“This will be a fun day,” Scolari said. “It's a fun reward for the players. The coaches support the players and want to make sure it is a good time in a safe, respectful game.”
Kosick got a chance to play in the game last year, and he said it was fun.
“To be around all those good players, it's easy to put the puck in the net with all the hard workers out there,” Kosick said. “It will be fun to play with some of my Hampton teammates, but it will be fun to play with the other guys, too.”
Vita said this is a great event, and it is great because the league really cares about the players.
“I am happy to be on the team, but even more happy to represent Hampton. Any of my Hampton teammates could have made it. I feel blessed.”
Vita said it is fun to meet new people, and getting the chance to play with and against some big-time prospects is pretty cool, especially when a few years down the road they are playing for big college or even pro programs.
Mike Bagnato agreed with Scolari in that the day will be fun for everyone involved, and he is proud of his team and players who were named to the squad.
“All five of our guys are instrumental to the success of our team,” Mike Bagnato said.
“This is the most complete Pine-Richland team we have had. I am not trying to rush this year at all …”
The end of the year probably means the last time he will coach his son, Brendon, and long-time player Richey.
“The message is no pressure and have fun,” Mike Bagnato said.
Jerry Clark is a staff writer for Trib Total Media. He can be reached at 724-779-6979 or email@example.com.
Show commenting policy
TribLive commenting policy
You are solely responsible for your comments and by using TribLive.com you agree to our Terms of Service.
We moderate comments. Our goal is to provide substantive commentary for a general readership. By screening submissions, we provide a space where readers can share intelligent and informed commentary that enhances the quality of our news and information.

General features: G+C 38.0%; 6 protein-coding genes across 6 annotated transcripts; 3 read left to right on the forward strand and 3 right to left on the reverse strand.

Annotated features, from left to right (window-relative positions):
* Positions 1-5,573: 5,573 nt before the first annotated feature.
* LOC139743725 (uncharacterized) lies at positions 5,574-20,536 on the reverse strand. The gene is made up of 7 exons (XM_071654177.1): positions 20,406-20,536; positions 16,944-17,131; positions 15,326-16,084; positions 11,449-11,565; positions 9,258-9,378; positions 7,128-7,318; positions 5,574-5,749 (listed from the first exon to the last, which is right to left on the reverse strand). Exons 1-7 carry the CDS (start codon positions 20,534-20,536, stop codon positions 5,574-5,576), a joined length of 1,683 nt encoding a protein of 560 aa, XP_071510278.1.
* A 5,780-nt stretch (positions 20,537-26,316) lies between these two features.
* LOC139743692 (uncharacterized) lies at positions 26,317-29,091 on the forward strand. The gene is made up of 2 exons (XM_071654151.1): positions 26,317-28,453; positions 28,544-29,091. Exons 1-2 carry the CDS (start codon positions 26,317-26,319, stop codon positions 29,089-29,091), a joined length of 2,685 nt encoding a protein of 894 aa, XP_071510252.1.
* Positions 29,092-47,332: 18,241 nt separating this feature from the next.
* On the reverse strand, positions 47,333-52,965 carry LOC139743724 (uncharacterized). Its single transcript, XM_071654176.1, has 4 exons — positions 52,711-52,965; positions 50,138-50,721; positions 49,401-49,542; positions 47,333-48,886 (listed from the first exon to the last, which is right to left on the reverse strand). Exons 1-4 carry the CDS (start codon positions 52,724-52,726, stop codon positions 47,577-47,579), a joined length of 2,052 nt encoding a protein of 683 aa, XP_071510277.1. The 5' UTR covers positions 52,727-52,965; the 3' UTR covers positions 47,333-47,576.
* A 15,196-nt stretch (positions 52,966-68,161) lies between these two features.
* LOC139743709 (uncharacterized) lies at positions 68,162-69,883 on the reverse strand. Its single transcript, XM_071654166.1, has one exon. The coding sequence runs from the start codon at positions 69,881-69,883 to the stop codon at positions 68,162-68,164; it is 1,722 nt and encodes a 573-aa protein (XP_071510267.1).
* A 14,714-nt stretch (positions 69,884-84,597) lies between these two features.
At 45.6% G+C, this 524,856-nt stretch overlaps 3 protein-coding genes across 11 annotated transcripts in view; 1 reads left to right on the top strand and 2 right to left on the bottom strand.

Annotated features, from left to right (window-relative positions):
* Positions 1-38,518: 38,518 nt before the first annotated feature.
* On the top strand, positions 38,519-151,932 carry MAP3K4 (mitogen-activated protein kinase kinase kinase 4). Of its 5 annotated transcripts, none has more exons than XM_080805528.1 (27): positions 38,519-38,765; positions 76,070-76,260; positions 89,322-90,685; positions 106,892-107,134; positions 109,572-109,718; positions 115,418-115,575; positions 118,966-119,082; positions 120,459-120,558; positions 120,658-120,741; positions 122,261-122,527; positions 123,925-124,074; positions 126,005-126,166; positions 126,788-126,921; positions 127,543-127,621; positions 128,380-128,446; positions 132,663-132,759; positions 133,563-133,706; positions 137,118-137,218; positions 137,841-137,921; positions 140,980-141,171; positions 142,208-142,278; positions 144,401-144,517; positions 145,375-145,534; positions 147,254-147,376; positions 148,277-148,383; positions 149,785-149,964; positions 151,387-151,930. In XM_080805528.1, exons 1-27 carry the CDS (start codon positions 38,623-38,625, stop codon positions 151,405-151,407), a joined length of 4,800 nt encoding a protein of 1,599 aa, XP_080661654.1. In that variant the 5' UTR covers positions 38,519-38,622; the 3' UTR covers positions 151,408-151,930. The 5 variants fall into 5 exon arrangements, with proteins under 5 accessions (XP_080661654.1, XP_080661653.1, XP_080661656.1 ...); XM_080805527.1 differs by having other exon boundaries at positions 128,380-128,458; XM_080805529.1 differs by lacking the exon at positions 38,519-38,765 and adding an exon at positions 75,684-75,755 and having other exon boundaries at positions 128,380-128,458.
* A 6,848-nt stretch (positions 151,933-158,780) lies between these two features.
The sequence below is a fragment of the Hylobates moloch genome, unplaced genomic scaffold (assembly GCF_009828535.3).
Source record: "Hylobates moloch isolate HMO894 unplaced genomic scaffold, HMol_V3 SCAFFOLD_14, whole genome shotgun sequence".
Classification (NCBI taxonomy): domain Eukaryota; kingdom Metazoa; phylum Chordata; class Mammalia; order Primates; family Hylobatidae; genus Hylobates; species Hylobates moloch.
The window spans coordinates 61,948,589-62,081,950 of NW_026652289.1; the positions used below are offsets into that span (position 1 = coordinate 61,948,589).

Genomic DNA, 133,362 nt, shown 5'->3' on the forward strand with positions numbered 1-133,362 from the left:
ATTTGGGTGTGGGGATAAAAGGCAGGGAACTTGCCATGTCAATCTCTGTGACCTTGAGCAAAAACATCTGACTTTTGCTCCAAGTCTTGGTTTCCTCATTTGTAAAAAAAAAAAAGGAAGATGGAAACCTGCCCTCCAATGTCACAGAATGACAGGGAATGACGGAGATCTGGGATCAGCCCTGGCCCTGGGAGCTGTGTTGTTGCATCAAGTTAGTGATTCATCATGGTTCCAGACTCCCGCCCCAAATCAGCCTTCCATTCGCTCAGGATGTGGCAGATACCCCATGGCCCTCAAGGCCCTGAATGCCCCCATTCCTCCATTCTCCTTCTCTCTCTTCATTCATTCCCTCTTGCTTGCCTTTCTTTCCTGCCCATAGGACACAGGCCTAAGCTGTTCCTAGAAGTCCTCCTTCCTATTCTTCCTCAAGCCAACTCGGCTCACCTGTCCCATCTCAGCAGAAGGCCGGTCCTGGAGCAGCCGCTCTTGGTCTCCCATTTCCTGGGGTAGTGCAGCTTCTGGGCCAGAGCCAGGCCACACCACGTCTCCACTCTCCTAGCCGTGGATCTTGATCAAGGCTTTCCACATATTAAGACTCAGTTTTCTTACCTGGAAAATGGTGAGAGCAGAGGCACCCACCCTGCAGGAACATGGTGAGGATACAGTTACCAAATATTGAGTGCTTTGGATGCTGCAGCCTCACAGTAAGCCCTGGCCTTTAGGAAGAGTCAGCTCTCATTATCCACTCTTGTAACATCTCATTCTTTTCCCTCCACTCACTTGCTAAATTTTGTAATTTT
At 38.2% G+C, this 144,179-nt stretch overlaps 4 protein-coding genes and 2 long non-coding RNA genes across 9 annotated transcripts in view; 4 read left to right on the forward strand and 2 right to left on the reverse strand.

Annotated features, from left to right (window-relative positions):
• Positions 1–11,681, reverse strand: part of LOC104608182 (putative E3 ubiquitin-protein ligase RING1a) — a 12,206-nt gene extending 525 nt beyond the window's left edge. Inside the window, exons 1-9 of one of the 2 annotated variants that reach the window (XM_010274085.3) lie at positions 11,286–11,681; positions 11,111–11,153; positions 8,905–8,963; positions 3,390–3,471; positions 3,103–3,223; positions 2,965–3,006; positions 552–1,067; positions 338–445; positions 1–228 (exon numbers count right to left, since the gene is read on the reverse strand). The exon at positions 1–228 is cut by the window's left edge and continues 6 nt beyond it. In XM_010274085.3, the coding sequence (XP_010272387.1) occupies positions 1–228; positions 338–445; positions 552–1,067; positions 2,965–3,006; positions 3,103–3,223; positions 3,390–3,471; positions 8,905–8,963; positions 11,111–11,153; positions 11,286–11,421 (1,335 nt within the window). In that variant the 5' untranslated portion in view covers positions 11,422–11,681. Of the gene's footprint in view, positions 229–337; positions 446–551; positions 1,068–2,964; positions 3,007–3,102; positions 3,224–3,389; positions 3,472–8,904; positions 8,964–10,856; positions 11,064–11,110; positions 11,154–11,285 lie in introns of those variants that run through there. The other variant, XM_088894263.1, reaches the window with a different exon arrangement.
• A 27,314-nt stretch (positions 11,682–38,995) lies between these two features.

While most comments will be posted if they are on-topic and not abusive, moderating decisions are subjective. We will make them as carefully and consistently as we can. Because of the volume of reader comments, we cannot review individual moderation decisions with readers.
We value thoughtful comments representing a range of views that make their point quickly and politely. We make an effort to protect discussions from repeated comments either by the same reader or different readers.
We follow the same standards for taste as the daily newspaper. A few things we won't tolerate: personal attacks, obscenity, vulgarity, profanity (including expletives and letters followed by dashes), commercial promotion, impersonations, incoherence, proselytizing and SHOUTING. Don't include URLs to Web sites.
We do not edit comments. They are either approved or deleted. We reserve the right to edit a comment that is quoted or excerpted in an article. In this case, we may fix spelling and punctuation.
We welcome strong opinions and criticism of our work, but we don't want comments to become bogged down with discussions of our policies and we will moderate accordingly.
We appreciate it when readers and people quoted in articles or blog posts point out errors of fact or emphasis and will investigate all assertions. But these suggestions should be sent via e-mail. To avoid distracting other readers, we won't publish comments that suggest a correction. Instead, corrections will be made in a blog post or in an article.
- Pittsburgh author: ‘Supernatural’ generally can be explained
- Opposing defenses find success against Steelers by eschewing blitz
- Pitt students clean up Mon Valley neighborhoods for annual service day
- ReClaim McKeesport ambassadors transform vacant lot
- North Versailles Township commissioner opposes closing Green Valley Primary School
- Steelers looking for Spence to step up game at inside linebacker
- Animal Rescue League unveils drive to build new center
- Penguins forward Downie becoming a hit with teammates
- Shale oil, gas finds put Mon Valley on path to renaissance, leaders say
- Legal titans prepared to tussle in Ferrante cyanide homicide trial
- Western Pennsylvania residents chill about forecasters’ spat